Hierarchical performance estimation in the statistical label fusion framework.

Asman AJ, Landman BA
Med Image Anal. 2014 18 (7): 1070-81

PMID: 25033470 · PMCID: PMC4391396 · DOI:10.1016/j.media.2014.06.005

Label fusion is a critical step in many image segmentation frameworks (e.g., multi-atlas segmentation) as it provides a mechanism for generalizing a collection of labeled examples into a single estimate of the underlying segmentation. In the multi-label case, typical label fusion algorithms treat all labels equally - fully neglecting the known, yet complex, anatomical relationships exhibited in the data. To address this problem, we propose a generalized statistical fusion framework using hierarchical models of rater performance. Building on the seminal work in statistical fusion, we reformulate the traditional rater performance model from a multi-tiered hierarchical perspective. The proposed approach provides a natural framework for leveraging known anatomical relationships and accurately modeling the types of errors that raters (or atlases) make within a hierarchically consistent formulation. Herein, the primary contributions of this manuscript are: (1) we provide a theoretical advancement to the statistical fusion framework that enables the simultaneous estimation of multiple (hierarchical) confusion matrices for each rater, (2) we highlight the amenability of the proposed hierarchical formulation to many of the state-of-the-art advancements to the statistical fusion framework, and (3) we demonstrate statistically significant improvement on both simulated and empirical data. Specifically, both theoretically and empirically, we show that the proposed hierarchical performance model provides substantial and significant accuracy benefits when applied to two disparate multi-atlas segmentation tasks: (1) 133 label whole-brain anatomy on structural MR, and (2) orbital anatomy on CT.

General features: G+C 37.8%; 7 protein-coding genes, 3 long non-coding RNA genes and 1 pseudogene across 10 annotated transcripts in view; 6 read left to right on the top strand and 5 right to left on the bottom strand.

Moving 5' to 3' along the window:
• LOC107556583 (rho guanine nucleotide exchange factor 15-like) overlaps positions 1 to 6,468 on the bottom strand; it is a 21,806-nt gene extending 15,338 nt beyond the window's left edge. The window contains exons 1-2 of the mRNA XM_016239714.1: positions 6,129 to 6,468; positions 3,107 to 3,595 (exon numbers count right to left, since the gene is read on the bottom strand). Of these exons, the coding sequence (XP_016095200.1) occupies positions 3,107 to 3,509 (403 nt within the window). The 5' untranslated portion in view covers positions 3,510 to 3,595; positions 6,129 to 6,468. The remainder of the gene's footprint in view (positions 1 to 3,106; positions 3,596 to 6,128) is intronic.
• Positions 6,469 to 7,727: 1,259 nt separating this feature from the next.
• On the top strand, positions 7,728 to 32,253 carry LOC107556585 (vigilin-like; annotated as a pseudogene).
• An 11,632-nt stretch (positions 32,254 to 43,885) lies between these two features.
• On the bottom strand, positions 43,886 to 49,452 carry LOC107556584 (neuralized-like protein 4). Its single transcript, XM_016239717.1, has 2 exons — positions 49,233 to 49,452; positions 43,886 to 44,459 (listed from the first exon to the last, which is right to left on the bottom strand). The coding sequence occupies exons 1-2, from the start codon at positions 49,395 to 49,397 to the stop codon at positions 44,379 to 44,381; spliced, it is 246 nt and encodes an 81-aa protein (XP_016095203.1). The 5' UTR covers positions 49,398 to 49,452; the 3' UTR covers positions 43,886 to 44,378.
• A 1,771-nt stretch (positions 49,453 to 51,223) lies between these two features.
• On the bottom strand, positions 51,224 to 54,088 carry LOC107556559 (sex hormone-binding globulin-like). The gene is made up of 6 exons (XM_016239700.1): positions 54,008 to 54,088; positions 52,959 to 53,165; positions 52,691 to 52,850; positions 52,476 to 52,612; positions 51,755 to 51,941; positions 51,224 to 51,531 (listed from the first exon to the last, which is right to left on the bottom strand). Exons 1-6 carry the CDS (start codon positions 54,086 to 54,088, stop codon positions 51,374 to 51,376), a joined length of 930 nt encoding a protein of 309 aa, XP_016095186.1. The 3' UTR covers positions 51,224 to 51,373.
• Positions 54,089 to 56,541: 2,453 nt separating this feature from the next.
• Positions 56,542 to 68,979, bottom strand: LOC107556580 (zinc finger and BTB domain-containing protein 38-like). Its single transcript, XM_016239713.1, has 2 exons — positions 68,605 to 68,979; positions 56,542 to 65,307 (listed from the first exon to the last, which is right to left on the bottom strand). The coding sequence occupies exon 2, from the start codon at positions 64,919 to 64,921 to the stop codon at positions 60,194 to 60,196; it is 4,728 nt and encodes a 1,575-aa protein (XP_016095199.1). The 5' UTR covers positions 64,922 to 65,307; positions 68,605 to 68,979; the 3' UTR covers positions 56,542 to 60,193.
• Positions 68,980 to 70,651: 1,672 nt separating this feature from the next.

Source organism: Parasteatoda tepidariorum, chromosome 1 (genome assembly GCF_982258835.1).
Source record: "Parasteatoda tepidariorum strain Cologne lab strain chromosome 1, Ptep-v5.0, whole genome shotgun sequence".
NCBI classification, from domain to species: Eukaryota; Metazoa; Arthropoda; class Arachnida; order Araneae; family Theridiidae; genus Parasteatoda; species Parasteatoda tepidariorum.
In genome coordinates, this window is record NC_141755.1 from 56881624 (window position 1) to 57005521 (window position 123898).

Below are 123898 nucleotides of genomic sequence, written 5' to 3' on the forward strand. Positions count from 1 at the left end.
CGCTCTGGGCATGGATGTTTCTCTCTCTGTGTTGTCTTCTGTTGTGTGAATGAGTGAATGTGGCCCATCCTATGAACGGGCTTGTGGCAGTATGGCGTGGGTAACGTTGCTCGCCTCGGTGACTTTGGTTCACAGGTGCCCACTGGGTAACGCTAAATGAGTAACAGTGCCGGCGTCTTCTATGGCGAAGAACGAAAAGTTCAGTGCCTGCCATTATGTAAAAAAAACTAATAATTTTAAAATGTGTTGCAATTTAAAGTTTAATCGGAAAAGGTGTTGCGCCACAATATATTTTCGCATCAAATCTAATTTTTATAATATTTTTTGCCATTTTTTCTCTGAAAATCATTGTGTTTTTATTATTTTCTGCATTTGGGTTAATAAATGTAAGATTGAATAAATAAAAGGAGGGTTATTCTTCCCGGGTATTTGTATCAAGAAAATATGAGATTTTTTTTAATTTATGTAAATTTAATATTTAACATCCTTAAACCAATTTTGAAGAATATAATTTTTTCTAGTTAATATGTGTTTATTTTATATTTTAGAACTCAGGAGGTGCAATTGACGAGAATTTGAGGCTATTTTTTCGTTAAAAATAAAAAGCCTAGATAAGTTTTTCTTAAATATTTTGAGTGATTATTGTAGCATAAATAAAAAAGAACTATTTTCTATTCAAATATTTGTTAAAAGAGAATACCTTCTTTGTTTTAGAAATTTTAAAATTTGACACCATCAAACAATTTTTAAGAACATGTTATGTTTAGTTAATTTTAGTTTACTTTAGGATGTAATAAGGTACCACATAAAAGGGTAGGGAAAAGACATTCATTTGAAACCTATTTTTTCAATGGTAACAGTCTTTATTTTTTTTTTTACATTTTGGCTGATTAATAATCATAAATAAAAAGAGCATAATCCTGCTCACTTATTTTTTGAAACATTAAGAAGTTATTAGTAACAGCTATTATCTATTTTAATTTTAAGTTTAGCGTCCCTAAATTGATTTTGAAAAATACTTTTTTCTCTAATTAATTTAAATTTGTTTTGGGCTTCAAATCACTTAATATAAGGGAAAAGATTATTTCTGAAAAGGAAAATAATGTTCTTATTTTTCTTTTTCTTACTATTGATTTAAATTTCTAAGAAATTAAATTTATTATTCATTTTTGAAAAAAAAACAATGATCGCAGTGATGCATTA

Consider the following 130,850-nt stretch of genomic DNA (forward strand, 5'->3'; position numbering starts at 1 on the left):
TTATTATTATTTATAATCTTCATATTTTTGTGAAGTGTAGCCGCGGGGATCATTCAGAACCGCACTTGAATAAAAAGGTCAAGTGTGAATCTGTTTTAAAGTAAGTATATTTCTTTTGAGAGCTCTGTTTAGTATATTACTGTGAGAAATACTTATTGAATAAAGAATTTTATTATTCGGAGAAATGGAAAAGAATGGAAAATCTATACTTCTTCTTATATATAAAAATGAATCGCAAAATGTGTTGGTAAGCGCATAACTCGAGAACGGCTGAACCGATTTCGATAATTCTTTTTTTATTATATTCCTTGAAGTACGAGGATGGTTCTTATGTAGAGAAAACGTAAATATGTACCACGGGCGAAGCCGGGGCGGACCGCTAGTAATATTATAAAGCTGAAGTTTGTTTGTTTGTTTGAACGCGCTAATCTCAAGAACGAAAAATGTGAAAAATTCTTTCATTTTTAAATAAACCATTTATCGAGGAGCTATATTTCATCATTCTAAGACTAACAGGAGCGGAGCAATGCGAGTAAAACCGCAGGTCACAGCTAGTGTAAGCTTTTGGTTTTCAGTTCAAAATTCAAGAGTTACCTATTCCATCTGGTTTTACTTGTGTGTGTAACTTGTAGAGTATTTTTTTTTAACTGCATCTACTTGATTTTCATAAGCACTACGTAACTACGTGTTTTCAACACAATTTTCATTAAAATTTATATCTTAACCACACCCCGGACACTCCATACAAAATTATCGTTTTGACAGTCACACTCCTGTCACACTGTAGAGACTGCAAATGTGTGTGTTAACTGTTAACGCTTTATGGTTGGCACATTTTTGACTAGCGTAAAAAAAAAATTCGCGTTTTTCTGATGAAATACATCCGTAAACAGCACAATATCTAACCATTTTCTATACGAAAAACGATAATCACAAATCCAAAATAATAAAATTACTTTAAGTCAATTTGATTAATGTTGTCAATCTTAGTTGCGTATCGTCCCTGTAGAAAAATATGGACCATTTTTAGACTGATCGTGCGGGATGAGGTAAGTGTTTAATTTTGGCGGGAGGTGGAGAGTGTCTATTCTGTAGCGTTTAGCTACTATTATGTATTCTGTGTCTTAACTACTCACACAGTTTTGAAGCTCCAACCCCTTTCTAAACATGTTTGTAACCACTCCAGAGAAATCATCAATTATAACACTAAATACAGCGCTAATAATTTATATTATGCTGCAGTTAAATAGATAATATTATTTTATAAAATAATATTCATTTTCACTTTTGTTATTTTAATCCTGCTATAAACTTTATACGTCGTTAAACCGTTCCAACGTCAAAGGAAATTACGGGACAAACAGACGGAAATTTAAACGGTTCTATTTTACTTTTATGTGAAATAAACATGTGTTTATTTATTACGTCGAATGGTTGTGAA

Copyright © 2014 Elsevier B.V. All rights reserved.

MeSH Terms (14)

Adolescent Adult Aged Aged, 80 and over Algorithms Brain Mapping Child Humans Male Middle Aged Models, Statistical Monte Carlo Method Radiographic Image Interpretation, Computer-Assisted Tomography, X-Ray Computed

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